You might know the feeling: you get home, head spinning, take out your smart phone and confront the horrible realization that you've offended half the Twitterverse.
Well, a potential Twitter (twtr) tweak could consign Tweeter's remorse to history — at least for those capable of feeling it.
On Thursday, Twitter CEO Jack Dorsey asked users to suggest improvements to the platform for 2017. While responses spanned clamping down on online harassment, filtering spam, and improving the site's optics, one request was especially prominent: give users an edit function.
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And the call appears to have been heard—at least judging by Dorsey's responses to users. "We're thinking a lot about it," he tweeted to one who'd asked for the function. "Lots of people want the same," he told another.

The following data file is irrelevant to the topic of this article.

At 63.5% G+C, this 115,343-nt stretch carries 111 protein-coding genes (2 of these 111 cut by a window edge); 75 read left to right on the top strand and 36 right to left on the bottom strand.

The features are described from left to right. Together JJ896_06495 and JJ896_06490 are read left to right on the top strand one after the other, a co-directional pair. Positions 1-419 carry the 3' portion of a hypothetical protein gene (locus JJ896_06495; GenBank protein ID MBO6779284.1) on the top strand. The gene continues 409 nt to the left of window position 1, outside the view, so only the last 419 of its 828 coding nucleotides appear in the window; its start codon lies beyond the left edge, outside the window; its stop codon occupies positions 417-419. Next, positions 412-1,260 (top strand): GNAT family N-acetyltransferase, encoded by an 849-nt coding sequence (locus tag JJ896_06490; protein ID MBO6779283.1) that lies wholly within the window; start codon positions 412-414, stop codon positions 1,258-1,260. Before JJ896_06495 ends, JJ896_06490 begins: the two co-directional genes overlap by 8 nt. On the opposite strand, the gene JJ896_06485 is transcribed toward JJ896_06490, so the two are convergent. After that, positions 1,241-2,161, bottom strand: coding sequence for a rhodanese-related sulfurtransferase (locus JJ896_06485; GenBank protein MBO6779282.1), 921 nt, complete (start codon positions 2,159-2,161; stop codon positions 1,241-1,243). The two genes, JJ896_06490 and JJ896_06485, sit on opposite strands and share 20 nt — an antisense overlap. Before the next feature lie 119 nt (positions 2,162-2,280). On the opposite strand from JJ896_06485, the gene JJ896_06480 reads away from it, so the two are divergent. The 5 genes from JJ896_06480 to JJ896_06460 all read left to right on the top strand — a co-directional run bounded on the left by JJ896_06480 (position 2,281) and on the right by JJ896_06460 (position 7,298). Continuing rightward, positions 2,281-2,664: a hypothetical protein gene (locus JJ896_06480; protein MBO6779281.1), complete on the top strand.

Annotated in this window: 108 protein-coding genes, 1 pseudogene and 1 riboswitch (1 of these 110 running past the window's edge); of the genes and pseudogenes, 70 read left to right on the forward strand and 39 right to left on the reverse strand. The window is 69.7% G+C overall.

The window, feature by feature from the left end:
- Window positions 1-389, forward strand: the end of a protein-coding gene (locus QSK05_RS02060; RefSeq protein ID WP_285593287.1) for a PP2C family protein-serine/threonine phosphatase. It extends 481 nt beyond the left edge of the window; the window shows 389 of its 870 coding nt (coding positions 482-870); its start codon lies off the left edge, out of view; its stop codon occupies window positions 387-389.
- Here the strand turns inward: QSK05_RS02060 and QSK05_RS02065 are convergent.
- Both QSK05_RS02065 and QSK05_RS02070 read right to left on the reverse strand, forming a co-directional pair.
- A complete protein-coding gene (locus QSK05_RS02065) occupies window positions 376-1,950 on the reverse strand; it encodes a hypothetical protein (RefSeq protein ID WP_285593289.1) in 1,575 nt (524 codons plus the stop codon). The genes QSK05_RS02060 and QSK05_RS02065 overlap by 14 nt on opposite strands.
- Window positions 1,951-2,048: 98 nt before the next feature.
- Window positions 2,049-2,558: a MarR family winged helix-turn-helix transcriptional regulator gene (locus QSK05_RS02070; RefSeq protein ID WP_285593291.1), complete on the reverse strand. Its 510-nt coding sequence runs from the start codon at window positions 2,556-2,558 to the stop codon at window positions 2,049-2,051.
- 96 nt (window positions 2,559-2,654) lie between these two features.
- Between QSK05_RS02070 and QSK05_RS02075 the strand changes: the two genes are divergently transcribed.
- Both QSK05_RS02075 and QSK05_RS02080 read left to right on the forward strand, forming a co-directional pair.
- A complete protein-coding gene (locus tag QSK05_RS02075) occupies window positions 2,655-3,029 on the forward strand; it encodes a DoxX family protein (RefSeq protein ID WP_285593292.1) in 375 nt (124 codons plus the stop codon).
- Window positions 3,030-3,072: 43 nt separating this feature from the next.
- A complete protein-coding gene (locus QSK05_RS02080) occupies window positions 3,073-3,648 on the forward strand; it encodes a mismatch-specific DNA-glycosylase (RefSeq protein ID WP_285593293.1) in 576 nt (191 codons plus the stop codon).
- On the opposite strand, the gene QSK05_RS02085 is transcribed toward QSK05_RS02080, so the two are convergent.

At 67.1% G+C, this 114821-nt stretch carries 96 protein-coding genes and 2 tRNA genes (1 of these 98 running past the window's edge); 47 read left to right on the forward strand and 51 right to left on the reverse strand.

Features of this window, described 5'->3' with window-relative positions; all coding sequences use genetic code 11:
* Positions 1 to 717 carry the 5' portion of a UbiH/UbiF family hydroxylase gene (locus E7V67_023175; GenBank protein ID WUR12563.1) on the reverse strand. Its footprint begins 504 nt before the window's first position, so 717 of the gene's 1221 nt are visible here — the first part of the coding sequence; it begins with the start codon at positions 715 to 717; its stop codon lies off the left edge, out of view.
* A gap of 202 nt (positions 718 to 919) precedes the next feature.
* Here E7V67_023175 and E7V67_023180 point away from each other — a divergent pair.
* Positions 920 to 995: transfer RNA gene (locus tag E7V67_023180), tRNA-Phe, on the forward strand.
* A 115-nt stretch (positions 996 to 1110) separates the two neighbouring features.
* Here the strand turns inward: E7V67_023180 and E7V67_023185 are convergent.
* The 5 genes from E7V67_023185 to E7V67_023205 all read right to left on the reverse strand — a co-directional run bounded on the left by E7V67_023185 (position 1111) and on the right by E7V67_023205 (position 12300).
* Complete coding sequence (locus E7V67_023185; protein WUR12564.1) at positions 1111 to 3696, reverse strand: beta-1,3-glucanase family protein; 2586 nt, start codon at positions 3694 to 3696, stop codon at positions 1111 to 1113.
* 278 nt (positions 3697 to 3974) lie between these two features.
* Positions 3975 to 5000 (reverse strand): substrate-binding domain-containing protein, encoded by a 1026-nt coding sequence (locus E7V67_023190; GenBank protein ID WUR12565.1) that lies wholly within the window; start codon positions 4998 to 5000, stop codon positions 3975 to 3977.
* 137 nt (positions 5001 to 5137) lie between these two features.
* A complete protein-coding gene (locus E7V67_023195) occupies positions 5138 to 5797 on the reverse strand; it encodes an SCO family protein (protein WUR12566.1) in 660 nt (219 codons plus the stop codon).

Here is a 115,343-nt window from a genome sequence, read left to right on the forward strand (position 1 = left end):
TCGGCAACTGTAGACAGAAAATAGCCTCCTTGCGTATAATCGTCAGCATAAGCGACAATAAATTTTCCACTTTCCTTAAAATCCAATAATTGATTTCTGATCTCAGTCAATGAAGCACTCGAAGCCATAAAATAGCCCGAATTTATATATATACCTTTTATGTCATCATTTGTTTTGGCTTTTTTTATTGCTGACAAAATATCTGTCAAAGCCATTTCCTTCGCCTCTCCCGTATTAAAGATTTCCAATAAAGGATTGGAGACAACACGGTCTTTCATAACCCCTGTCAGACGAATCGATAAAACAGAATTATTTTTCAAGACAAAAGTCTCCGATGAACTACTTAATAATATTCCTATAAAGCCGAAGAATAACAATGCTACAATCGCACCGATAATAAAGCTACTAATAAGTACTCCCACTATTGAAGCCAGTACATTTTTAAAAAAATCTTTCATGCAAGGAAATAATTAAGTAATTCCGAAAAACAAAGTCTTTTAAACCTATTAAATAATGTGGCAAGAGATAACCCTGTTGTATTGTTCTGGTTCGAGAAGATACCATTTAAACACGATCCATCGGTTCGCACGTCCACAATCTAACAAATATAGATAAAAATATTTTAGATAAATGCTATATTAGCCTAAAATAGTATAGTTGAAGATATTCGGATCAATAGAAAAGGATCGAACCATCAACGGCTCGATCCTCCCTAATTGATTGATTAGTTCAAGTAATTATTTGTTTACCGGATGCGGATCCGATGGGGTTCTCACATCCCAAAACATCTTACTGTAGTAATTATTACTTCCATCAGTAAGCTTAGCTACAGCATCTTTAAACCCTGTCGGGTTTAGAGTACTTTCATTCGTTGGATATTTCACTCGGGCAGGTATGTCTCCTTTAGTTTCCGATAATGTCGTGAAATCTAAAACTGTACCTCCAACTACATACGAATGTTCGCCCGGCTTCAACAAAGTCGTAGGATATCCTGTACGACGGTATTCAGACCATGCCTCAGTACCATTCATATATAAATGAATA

In conversations with users, Dorsey chewed over how the function might be implemented: whether it would afford users a narrow window within which to correct typos and other errors, or take the form of an anytime edit function, like those of Facebook (fb) and Instagram.
Given news media's propensity to lift statements directly off Twitter, the latter could pose challenges to Twitter's status as "the public record."
Dorsey also floated the idea of a change log as a possible backstop—so even if an edit function is implemented, it looks like Tweeter's remorse may not necessarily disappear after all.